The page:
If you have more than one car, you should always choose to stack coverages. If for example you have three cars in the household with liability, uninsured and underinsured limits of $100,000, by stacking you make the limits $300,000 of both uninsured and underinsured coverage to protect any one person injured by an uninsured or underinsured driver.
Carriers are required to give you cost comparisons of these various coverages. You should make sure to understand the costs and benefits of the various coverages you select.
Full Tort vs. Limited Tort
When you are selecting your insurance policy, you can save money by selecting “limited tort” but you give up substantial rights by doing so. If you choose limited tort and not full tort, you will give up the right to receive compensation for pain and suffering, loss of life’s pleasures and other non-economic type damages unless you have been killed, suffered serious disfigurement or have suffered a loss of bodily function. The following are actual cases in which injuries were deemed not worthy of compensation because the injured had chosen the limited tort option:
- Fractured ribs, facial laceration, fractured ankle, ankle surgeries, unable to ascend and descend steps for several month, off work four and a half months but returned without restriction having regained full use of ankle. 129.6: Little v. Rife, 16 Franklin Co. L.J. 108 (1998)
- Cervical disc herniation, treating doctor described injury as mild restrictive, plaintiff quit job but continued to babysit. 129.8 Boltersdorf v. McKenna, Pa. Super. No 1716 Phila (Jan. 26 1999) (mem). Note: The Supreme COurt has reversed the order of the Superior Court and remanded the case to the Court of Common Pleas. 2000 WL 339372 (Pa).
- Herniated disc, 5 months of physical therapy, condition corrected but plaintiff still complains of overall aches and pains.129.13 Stefanou v. Pearce, C.P. Lehigh Co., No. 97-C0707 (June 7, 1999).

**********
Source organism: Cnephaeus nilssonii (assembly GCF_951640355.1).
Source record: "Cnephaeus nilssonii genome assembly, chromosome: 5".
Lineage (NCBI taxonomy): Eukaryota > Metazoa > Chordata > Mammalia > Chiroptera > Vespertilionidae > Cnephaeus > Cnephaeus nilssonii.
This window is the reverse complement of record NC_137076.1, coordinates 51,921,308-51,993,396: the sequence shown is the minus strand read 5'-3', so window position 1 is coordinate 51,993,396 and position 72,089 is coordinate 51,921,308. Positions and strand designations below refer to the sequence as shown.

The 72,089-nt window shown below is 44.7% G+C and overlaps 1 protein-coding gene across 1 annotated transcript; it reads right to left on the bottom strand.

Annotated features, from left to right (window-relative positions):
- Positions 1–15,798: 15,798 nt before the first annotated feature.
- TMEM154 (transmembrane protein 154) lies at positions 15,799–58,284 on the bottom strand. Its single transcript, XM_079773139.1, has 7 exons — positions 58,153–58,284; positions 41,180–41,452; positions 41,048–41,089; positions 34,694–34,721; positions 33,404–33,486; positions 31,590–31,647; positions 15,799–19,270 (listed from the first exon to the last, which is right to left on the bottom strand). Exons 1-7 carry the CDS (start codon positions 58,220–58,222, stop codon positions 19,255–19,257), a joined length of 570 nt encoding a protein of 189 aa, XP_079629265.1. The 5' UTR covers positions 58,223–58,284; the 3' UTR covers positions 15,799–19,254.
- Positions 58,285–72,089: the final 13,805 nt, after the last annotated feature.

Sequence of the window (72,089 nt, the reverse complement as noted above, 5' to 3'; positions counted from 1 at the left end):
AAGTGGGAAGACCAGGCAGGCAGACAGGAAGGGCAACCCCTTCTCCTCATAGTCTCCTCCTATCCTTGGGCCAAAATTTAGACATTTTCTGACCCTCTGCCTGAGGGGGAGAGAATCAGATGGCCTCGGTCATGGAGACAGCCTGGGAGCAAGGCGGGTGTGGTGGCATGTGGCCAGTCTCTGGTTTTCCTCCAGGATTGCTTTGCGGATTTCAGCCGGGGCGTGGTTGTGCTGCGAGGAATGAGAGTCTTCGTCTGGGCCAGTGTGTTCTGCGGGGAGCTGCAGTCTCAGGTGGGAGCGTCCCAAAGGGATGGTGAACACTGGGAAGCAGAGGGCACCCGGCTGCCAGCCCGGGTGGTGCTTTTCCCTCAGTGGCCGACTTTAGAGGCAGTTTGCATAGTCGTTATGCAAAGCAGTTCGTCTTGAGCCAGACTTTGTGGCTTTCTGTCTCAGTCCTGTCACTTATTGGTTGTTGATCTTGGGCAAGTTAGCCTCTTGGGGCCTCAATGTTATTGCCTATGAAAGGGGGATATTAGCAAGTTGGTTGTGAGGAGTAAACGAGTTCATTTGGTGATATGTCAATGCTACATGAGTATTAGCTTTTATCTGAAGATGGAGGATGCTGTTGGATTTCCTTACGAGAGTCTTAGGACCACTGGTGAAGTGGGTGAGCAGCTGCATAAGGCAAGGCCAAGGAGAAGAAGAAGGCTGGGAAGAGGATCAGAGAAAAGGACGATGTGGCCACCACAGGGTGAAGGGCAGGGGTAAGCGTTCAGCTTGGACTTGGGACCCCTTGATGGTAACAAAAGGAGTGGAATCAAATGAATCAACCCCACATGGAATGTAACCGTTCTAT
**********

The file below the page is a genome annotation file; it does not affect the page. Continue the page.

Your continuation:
- Broken ankle, head laceration, and shoulder injury resulting in difficulty climbing stairs, cleaning and walking did not constitute serious injury. 129.17 Johnson v. Gutfreund, 82 Erie Co. L.J. 138 (1999)
- Arthroscopic knee surgery, approximately three months of physical therapy, reduced range of motion, pain walking and standing for long periods. 129.23 Julius v. Antalek, 83 Erie Co. L.J. 149 (2000)
- Concussion, cervical strain, lacerations, daily neck pain, headaches, missed almost one month of work, three month impairment to neck, treatment consisted of physical therapy, injections, chiropractic and osteopathic manipulation. 129.24 Schack v. Verges, 83 Erie Co. L.J. 65 (2000)
- Four inch laceration on forehead that left scar tissue 129.27 Holland v Marcy, 84 Erie Co. L.J. (2001) (child’s injuries), rev’d on other grounds, 817 A.2.d 1082 (Pa. Super. 2002, aff’d 883 A.2.d 449 (Pa. 2005)
- Broken collarbone and wrist, lacerations, and bruises, approximately 6 weeks post-accident all lifting restrictions removed and released to return to regular activities. 129.31 Ellsworth v. McDougall, 84 Erie Co. L.J. 158 (2001) Note: Ellsworth is on appeal.
- Complaints of injury to ribs, hip, right knee, bones, cells, tissues, nerves and muscles; treated and released at hospital for contusions and abrasions to right knee and swelling and discoloration to left hip; several ribs were fractured; missed two weeks of work; physical therapy for knee for five weeks, chiropractic care for one year for pain in knee, hip and back, pain medication for several months post accident, difficulty turning head for two months, knee pain continues; limited or prevented from horseback riding, golf and gardening due to knee pain. 129.35 Fix v. Kalil, 137 Montgomery Co. Rpt. 125 (2000), aff’d No.3615 EDA 1999 (Pa. Super. July 7, 2000).
- Fractured left clavicle and right thumb and effects of those injuries on the plaintiff did not meet the serious impairment of body function threshold; furthermore, the lump near the clavicle did not constitute a serious disfigurement 129.52 DeVenny v. Webb, 123 York L.R. 101 (2009).